10. Don’t forget to get a plant for your desk/office: Plants can absorb pollutants present in the air and make it cleaner! 


Friday, 25 July 2014 22:01

Barbara Daroca: Tell Me About Money...



Our blog,, covers a wide range of issues in relation to personal finance; browse the following topics and click on the link at the end to discover what the experts are advising...

- Does “savings vs. Borrowing” equal “Head vs. Heart”: It’s time to discover some financial habits in Luxembourg

- How to prepare the future of your children? Studies last longer and joining the professional life is harder which lead parents and grand-parents to save for their children. It’s never too soon to think about the future especially when it concerns our loved ones.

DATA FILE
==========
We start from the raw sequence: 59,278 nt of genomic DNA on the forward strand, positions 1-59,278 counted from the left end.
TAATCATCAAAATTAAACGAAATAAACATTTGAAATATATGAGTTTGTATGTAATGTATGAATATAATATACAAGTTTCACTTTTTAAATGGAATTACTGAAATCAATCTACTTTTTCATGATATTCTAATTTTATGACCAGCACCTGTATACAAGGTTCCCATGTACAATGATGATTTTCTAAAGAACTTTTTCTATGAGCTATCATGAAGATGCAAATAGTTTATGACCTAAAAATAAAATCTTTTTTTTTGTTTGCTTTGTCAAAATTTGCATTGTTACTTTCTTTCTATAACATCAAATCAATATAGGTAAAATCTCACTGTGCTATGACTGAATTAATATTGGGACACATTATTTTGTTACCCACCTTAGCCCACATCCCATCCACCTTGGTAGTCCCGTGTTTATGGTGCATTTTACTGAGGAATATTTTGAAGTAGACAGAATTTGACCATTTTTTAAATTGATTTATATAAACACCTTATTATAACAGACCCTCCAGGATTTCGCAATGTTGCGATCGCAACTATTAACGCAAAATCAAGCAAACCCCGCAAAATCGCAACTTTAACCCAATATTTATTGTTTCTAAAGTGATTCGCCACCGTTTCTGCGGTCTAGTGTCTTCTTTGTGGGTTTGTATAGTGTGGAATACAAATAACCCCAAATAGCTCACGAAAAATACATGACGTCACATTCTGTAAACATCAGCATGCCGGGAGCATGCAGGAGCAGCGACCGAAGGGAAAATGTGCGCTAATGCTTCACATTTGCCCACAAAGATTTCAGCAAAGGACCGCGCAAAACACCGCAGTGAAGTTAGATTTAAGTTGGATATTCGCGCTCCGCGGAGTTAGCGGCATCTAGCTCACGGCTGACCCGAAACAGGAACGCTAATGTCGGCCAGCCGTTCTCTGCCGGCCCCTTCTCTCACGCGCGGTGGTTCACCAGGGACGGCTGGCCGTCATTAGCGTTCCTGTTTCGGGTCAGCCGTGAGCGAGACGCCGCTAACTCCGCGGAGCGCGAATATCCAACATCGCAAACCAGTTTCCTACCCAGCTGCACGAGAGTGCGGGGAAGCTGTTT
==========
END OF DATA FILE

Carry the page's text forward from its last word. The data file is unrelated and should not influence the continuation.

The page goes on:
- The devil is in the detail… also of your savings! Have you started eating more salads and taking the stairs rather than the elevator? With the first rays of sun most of us get “in action”  to prepare for the upcoming summer season – the short sleeves, the short skirts, the beach… Some people don’t bother: to get (back) in shape and be on a diet takes effort and, most importantly, endurance.

- Tax deductible pension savings plans: Everybody knows they should do something for their pension, but more often than not we seem to think that our pension is still a long way away and that providing for it can wait another day. In this article I will explain you a bit more about pension savings plans. These plans not only help you prepare your financial future, but also allow for a nice tax reduction via the money you are saving.

- The ups and downs of interest rates: A few weeks ago, Bloomberg announced that “Draghi unveils historic measures against deflation threat” and shortly thereafter there were headlines in all respectable news outlets announcing a decrease in interest rates. Did you wonder why that was newsworthy in the midst of your summer holiday preparation?